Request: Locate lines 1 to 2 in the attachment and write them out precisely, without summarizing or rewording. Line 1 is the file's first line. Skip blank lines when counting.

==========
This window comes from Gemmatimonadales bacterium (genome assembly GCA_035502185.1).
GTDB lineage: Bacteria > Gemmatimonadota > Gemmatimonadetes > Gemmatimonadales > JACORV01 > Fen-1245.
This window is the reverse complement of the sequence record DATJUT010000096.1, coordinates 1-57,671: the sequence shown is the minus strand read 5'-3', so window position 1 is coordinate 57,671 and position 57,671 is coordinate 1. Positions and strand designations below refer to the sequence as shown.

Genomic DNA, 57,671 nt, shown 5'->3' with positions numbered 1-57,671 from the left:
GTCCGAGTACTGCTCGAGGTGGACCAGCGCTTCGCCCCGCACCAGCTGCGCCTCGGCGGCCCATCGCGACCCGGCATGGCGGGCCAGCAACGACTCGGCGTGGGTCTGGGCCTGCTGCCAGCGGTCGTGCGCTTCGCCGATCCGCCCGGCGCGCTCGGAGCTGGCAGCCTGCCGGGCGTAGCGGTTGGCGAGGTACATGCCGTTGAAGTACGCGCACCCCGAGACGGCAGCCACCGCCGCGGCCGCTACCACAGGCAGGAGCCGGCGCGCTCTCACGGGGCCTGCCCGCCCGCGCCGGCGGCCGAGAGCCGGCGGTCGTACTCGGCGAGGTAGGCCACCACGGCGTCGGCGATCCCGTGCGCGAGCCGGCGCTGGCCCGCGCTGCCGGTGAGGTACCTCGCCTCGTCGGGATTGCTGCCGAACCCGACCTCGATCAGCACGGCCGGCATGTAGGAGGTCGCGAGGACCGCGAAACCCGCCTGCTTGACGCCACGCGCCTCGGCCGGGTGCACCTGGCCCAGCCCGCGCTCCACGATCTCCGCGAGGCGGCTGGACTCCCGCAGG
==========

This window comes from Gemmatimonadales bacterium (genome assembly GCA_035502185.1).
GTDB lineage: Bacteria > Gemmatimonadota > Gemmatimonadetes > Gemmatimonadales > JACORV01 > Fen-1245.